Items of Interest From Headway

The latest issue of the rather glossy McGill University magazine Headway contains a couple of popular science articles on Alzheimer's research and the advance of technology for the repair of neurons.

The Mind Thief :

"We believe that we've identified one of the very early markers of Alzheimer's disease," she says.

The missing piece in the puzzle might be an elusive enzyme produced in aging human brains that, in its active form, systematically kills neurons. Known as Caspase-6, this protein destroys other proteins that are known to be involved in learning and memory. "If those proteins are being chopped up by our enzyme, it may be that this is what leads to the very first signs of cognitive impairment," LeBlanc says. After a dozen years of studying samples of donated brains and tissue cultures in the lab, LeBlanc hopes next to search for elevated levels of Caspase-6 in the cerebrospinal fluid of Alzheimer's patients - and then identify specific inhibitors of the enzyme that could stop the disease.

A range of new and interesting lines of research are presently underway in the Alzheimer's research community. Along the way, they are building a foundation of technology and knowledge for the next generation of brain medicine. This is a very good thing; assuming that tissue engineering and cancer research proceed much as we expect over the next few decades - and assuming similar levels of progress in dealing with damaged mitochondria and the aging immune system - then the brain begins to look like the complex sticking point for healthy life extension.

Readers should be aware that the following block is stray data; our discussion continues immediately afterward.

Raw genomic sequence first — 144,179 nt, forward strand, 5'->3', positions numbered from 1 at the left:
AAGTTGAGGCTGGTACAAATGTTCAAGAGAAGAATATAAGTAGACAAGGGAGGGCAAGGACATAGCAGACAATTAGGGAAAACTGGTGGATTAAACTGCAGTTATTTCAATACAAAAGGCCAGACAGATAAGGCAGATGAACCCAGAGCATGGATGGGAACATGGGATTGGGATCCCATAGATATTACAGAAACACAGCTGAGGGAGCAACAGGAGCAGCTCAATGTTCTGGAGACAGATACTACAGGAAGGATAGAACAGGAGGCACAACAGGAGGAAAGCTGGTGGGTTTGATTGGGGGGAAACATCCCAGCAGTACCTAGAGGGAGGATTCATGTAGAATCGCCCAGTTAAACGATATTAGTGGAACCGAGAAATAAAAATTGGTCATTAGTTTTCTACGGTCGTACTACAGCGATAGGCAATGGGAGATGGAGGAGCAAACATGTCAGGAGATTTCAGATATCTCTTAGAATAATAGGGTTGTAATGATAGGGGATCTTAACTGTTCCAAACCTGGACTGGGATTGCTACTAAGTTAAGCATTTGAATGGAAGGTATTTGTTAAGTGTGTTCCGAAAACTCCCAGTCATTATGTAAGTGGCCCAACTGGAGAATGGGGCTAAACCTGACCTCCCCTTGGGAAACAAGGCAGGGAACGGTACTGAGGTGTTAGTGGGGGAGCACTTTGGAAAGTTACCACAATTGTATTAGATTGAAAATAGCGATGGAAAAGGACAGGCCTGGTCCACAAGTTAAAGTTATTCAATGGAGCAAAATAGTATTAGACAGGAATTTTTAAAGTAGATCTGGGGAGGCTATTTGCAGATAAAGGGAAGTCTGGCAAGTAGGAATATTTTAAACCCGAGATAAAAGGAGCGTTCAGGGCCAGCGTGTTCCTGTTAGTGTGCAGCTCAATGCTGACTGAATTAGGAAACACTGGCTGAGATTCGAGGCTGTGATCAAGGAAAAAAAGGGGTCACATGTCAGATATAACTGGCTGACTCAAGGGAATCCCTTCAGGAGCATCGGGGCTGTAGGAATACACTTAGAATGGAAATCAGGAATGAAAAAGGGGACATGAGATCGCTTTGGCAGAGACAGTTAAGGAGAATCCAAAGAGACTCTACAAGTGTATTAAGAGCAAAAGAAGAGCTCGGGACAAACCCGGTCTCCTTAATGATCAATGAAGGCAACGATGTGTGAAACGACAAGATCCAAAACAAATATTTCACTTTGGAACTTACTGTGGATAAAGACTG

We're going to have to become very good at maintaining and repairing the brain at the cellular and sub-cellular levels; fortunately, the first steps towards the technologies required are already underway.

Bridge Over Troubled Neurons:

The orb is a latex bead, micrometres in diameter, coated with the organic compound polylysine; the organic blob is a neuron. Lucido and Colman, a Canada Research Chair, believe the image captured on that slide was the cell attempting to form a synapse - an active communication - with the bead.

Get that cell communicating with some man-made electronics, and it could be possible to create a bridge between severed nerves and muscles up to a metre away - light years in neuronal terms. The possibilities are breathtaking - malfunctioning glands linked to artificial regulators, severed spinal cords repaired, stroke victims rehabilitated.

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